The reading for today is Matthew 1:18-25, which tells us of Joseph hearing of Mary being with child, as verse 20b says, "the child conceived in her is from the Holy Spirit." He had been planning on ending their betrothal, albeit quietly, but with this news, he took her in to his house.
The post-Apostolic era, even through the early Church Fathers, was rife with stories about who the father of Mary's baby might be. Many rumors suggested that Mary, far from being the pure child, had worked as a Temple prostitute and was pregnant with the child from some Roman. Other stories were that she was raped by a Roman soldier. From the very beginning, the claim of "virgin birth" was considered ridiculous, and stories swirled that attempted to paint the conception of Jesus in an apposite a light as possible.
Yet, reading this passage, as well as the story in Luke 1, about Mary discovering her pregnancy, really, to my reading, have little to nothing to do with, to be blunt, biology or gynecology, and everything to do with theology. That is to say, Mary's child was not the result of the Holy Spirit placing within her womb a fetus. Rather, the story is about the grace-filled workings of God in the life of this young woman.
Part of my problem with the doctrine, if one can call it that, of the Virgin Birth, is its inherent hyper-rationality. It seeks to understand the mystery of the incarnation through a consideration of our basic understanding of human reproduction. Jesus is the Son of God; Mary gave birth to him; therefore, there must have been some kind of Divine intervention at the very beginning, to place this child within Mary to grow and from which to issue forth. This crossing of the lines between a simple, almost logical consideration of the facts we understand concerning how we make babies, and an almost magical view of the workings of God has produced this odd, and to my mind irrelevant notion, that Mary not only was a physical virgin before her pregnancy, but continued to be so after. Despite the clear testimony of Scripture that Jesus was part of a family with siblings (including James, who, after Jesus' passing, became a leader of the Jerusalem Church), the Roman Catholic Church has stretched this idea to the non-Biblical notion that Jesus was the only child of Joseph and Mary.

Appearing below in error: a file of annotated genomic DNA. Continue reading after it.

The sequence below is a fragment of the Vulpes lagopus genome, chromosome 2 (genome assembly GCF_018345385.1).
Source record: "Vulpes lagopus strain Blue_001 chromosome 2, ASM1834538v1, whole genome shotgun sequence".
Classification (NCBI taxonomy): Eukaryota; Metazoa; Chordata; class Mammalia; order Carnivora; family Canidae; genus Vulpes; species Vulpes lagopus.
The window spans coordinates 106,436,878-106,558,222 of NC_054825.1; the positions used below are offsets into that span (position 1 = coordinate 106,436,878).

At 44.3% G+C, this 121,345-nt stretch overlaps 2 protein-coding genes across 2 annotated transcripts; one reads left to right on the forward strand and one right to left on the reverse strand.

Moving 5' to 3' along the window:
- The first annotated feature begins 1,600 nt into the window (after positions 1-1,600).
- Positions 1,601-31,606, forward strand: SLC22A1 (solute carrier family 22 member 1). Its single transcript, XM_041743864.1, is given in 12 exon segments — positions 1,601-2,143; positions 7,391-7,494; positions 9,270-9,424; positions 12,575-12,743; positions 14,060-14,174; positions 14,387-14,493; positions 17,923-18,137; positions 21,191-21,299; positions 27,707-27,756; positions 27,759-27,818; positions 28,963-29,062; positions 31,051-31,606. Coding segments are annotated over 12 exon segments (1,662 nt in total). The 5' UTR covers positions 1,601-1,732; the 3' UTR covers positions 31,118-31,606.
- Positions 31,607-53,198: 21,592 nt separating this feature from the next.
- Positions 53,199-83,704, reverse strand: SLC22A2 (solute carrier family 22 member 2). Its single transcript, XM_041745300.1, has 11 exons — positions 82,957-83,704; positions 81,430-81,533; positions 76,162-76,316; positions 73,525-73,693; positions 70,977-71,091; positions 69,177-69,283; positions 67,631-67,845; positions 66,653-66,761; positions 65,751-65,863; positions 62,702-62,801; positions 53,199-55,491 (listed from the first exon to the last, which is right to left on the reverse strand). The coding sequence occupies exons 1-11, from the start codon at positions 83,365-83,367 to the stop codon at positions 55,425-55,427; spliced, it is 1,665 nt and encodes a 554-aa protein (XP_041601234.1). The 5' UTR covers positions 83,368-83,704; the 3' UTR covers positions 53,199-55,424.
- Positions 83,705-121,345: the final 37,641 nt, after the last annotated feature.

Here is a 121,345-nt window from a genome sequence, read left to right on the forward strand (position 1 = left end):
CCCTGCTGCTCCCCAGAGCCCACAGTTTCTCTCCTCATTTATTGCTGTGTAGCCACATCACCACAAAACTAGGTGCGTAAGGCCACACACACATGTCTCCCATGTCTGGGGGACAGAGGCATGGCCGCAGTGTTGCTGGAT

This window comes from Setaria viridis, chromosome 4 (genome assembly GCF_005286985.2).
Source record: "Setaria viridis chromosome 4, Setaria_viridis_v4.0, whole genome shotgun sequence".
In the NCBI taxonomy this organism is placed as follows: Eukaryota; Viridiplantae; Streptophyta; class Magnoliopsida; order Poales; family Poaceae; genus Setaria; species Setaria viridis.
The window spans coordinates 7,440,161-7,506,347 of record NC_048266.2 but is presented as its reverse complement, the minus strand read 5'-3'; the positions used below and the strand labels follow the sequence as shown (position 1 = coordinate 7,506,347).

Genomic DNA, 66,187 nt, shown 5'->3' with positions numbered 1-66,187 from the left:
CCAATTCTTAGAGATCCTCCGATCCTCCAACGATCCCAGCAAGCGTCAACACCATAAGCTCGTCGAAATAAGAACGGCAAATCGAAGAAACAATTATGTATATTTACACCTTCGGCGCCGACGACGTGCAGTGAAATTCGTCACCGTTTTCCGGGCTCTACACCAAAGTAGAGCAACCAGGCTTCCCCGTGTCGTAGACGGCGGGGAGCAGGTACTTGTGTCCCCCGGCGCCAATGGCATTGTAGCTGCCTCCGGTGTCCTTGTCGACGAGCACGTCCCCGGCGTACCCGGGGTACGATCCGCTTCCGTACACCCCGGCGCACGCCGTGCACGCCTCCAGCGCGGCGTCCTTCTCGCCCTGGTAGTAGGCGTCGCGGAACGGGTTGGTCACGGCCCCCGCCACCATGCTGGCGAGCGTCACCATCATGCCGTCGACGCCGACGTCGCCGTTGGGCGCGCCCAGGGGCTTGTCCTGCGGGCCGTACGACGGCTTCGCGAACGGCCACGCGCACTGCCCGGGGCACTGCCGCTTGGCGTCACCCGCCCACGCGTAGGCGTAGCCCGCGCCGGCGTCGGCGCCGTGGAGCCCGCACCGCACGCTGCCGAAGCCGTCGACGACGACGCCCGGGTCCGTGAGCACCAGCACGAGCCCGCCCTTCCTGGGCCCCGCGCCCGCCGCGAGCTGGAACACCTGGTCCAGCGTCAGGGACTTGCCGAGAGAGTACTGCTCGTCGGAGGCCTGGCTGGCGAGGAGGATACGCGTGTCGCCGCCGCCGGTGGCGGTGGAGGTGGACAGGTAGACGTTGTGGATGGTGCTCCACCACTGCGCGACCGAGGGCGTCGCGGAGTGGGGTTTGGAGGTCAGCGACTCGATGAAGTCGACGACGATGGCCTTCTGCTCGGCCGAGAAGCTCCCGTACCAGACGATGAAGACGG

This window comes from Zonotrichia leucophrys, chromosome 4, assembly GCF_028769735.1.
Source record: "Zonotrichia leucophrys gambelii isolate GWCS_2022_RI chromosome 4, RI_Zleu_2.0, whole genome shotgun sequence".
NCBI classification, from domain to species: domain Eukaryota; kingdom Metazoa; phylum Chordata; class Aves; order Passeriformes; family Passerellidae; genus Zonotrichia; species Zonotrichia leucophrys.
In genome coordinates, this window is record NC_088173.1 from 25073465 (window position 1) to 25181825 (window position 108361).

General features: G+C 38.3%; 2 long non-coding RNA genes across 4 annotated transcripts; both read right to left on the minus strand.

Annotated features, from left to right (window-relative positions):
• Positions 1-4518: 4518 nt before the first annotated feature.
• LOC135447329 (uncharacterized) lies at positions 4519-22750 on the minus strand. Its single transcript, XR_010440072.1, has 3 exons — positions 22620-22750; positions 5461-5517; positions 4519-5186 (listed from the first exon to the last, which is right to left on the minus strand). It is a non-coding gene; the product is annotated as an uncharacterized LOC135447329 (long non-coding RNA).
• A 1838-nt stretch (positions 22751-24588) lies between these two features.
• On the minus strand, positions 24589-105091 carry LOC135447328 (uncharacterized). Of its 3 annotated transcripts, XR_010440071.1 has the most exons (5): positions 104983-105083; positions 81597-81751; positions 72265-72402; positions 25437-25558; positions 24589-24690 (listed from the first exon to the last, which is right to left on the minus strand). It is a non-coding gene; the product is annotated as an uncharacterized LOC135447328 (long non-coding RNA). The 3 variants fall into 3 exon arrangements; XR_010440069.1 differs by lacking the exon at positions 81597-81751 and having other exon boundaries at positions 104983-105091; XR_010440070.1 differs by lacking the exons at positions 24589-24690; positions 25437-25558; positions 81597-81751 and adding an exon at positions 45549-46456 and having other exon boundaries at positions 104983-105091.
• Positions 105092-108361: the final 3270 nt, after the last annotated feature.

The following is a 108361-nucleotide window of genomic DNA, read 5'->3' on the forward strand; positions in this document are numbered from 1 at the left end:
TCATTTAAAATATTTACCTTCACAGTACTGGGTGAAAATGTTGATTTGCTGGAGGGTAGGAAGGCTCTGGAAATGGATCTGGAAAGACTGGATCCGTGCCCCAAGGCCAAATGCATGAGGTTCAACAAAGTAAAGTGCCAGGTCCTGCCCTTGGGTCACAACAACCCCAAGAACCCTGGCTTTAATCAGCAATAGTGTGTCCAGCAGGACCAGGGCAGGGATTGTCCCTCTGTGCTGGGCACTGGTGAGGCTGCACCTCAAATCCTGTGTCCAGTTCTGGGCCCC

We can get so caught up in insisting on the necessity of the Virgin Birth for an understanding of the incarnation that we forget that these stories aren't about sex. They are about Divine grace. There really is no way to understand "how" it came to be that Mary, a young unmarried Nazarene woman, came to be with a child that her parents seemed to understand was more than just a generous gift from God to them, but for the whole world. Beyond insisting that the Holy Spirit was at work even then in the lives of Mary, Joseph, and the fetal Jesus, I think it is enough to say that it happened.
Far too often talk about Jesus' birth get caught up in social discussions on everything from abortion and class attitudes toward pregnancy (particularly as it to relates to the institution of marriage), to our general cultural psychosis about sex. It would be nice to do away with the magical thinking, which - to my mind anyway - seems to carry an implicit idea that sex, particularly in the case of the parents of Jesus, is somehow wrong. Much better to think of a young, barely adolescent Mary, pure and holy, discovering that she is with child through the intervention of God and in no other way.
It would be nice if we could reclaim the marvelous divine gift of human sexuality within the context of the birth narratives. The old rumors and stories - was she a whore? was she raped? - are of little consequence at the moment. Rather, we might just consider the all-too-human idea that Mary and Joseph, like not a few couples, might have eaten of the fruits of the matrimonial tree before they were fully ripe, as it were. In saying that, I am not saying anything more than that Jesus parents were, just as our Church has claimed for close to seventeen hundred years for their first child, fully human.